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Midtown Dickens
Oh Yell!
(307 Knox Records)

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Midtown Dickens is neat. And K Records is neat. And so are banjos, cowboys, The Murmurs and Kimya Dawson. Pretty much everything is neat as long as Oh Yell!—the debut from Durham duo Midtown Dickens—is playing. Borrowing just as much from the gleeful, tweeful land of Olympia as it does from the N.C. dustbowl the band calls home, Midtown Dickens relies on banjos, guitars, washboards, kid vocals and a huge sense of wonder. Something like, "'Gee, isn't it great we get to play songs together, Catherine?' 'Sure is, Kym!'"

And, really, it is. More often than not, all that's at work on the album's 17 tracks is a few steel strings and close Hailey-Grody harmonies. The fun, in all of its simplicity, is disgustingly infectious, whether the band is trying to win you over with breakfast ("Eggs & Toast"), Tetris ("Tetris") or surprisingly less-than-depressing stories about waking up lovesick ("Saturday Morning"). Of course, like most things inspired by the bouncy, pastel Pacific Northwest, Oh Yell! nearly overstays its welcome over 53 minutes. Just in time, "A.M. Dial"—an ode to Durham and living/loving life without a rudder—swoops in to save the album's home stretch. Fantastically neat. —Robbie Mackey

Midtown Dickens plays Duke Coffeehouse Thursday, Oct. 11, at 9 p.m. Full disclosure: Band member Catherine Edgerton is News Clerk at the Independent Weekly.

Median's Relief
(Halftooth Records)

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On his long-awaited debut LP, Median's Relief, Hall of Justus member Median levies a personal manifesto over 13 tracks: He was the laughing stock in school, the kid whose mom kept him off the street and who realized his jump shot would never make him money. He fell for hip hop—"I was raised by women so I can relate to women/ Raised by hip-hop culture I related to the rhythm"—and it became his impetus. To that end, he talks more about his life—bright North Carolina mornings, mom's lessons, dancing, soul food, "the gift of giving/ the pleasure of receiving"—and his enthusiasm for hip hop rather than presumptuous ownership.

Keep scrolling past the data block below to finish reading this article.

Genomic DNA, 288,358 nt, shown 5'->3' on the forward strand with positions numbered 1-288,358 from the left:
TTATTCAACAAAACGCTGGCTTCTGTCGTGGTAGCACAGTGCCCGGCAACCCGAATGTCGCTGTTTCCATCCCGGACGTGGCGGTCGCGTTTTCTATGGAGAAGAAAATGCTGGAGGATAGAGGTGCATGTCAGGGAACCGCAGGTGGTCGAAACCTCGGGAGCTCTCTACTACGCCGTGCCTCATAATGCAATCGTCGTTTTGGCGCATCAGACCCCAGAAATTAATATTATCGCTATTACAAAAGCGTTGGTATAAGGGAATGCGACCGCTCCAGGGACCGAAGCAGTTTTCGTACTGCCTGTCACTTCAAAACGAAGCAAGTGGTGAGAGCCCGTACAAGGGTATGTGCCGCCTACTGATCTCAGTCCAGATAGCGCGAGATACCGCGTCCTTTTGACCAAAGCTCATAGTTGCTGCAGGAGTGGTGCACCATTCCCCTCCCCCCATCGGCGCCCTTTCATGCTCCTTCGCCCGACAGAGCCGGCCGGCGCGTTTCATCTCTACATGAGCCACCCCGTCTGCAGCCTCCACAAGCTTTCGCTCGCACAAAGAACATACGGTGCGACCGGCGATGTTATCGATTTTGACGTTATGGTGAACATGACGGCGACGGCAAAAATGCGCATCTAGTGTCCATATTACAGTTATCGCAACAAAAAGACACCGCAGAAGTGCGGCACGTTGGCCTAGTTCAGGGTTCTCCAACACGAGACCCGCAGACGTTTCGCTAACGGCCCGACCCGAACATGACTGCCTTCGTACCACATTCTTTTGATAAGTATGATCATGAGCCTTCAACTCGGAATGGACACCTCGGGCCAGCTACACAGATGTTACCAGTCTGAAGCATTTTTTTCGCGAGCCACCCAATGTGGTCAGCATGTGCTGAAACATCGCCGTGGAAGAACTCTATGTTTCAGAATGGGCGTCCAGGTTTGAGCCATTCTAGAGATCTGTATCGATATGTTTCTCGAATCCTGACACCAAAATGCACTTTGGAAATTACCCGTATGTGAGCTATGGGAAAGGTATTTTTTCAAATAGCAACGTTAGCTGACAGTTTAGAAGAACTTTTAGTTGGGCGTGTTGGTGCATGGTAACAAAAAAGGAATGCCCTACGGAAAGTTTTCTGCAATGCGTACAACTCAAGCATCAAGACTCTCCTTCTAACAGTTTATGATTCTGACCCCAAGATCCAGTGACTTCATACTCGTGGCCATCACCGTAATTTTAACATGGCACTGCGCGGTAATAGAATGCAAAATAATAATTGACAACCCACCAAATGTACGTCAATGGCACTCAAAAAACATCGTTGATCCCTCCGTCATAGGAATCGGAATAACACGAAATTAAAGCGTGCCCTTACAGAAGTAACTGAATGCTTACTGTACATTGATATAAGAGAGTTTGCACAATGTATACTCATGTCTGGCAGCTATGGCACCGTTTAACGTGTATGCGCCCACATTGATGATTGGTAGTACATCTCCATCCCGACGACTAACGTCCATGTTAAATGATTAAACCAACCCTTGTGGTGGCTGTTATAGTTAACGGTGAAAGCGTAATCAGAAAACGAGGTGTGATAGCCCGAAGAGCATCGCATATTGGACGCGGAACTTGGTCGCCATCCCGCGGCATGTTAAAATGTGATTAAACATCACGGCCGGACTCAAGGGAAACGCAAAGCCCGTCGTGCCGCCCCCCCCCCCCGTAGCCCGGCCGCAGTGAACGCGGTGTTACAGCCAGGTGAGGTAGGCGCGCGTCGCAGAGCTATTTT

Smartly, Median keeps the guests to a minimum, inviting only four singers (Real Love, LaDehra, Mark Wells, Louisha) to add soul hooks and fellow Justus League associates Chaundon and Joe Scudda to trade brash verses on "Choices," a track that builds from a slinky, manipulated keys beat from 9th Wonder into a proclamation of work ethic and attitude. Indeed, Median's sense of cultivated collaborators comes with a central aesthetic for breezy beats, where the arcs in the rhythm open at wide angles for Median to fill. Median's distinctly aware of his limitations and his strengths, keeping the beats airy so his thin, reedy voice can stay near the top. "Brenda's Baby"—the hyper-descriptive story of a girl named Rose, the orphan daughter of a prostitute who becomes a drug lord's runner—is the hardest track here, but Netherlands/North Carolina emissary Nicolay (The Foreign Exchange) plants his sharp snare in intertwining strings and wailing vocals. The combination pushes Median's flow without submerging it. 9th's spry guitar and snare bounce through early highlight "Collage" are bright enough to tip heads but loose enough to let Median shine as he loses himself in a stream of seven end rhymes that parallel breasts, fests and stress. A married father who seems content to steadily find his place in hip hop, Median's Relief is just that, mostly for better—a relaxing, intimate invitation, where the emcee is more about expression than impression and totally glowing when he rhymes "Love makes everything so vibrant and so bright/ Who cares if I'm blinded by the light." —Grayson Currin

I Was Totally Destroying It
I Was Totally Destroying It

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Any band that claims John Booker and James Hepler can hardly avoid lengthy former-members-of lists. But getting familiar with I Was Totally Destroying It—rounded out by Martin Anderson, Curtis Armstead and Rachel Hirsh—is something like signing up for a recent Triangle rock history lesson. Past projects, in alphabetical order: Anderson's Alvarez Painting, Hirsh's AOK, Anderson's Auxiliary House, Hepler and Booker's En Garde, Hepler and Booker's Erie Choir, Booker's io, Armstead's Places to Live, Hepler's Sorry About Dresden, Booker's Strunken White. Get all that?

Despite the rangy list, though, it's the cavity-pop sweetness of En Garde that wins out on the IWTDI's self-titled debut. Over its overbearing one-hour run-time, that can be good and bad. It's actually fantastic when the sweetness serves Totally's knack for power-hook writing (see: palm-muted Cars nodders like "Sugar Coated Lullaby") but just good when the sweetness is tempered by a bit of shade (see: woozy, Rocking Horse Winner-esque "My Favorite Haunt" and the stark "Conrad"). Things are most disappointing when the pop revelry obscures the Rainer Maria angst of AOK, the chunky Cursive thwamp of Alvarez Painting, the sloppy, Cap'n 90s emo of Places to Live or the cranky grumble of Sorry About Dresden. IWTDI is a totally promising "debut," all the same. —Robbie Mackey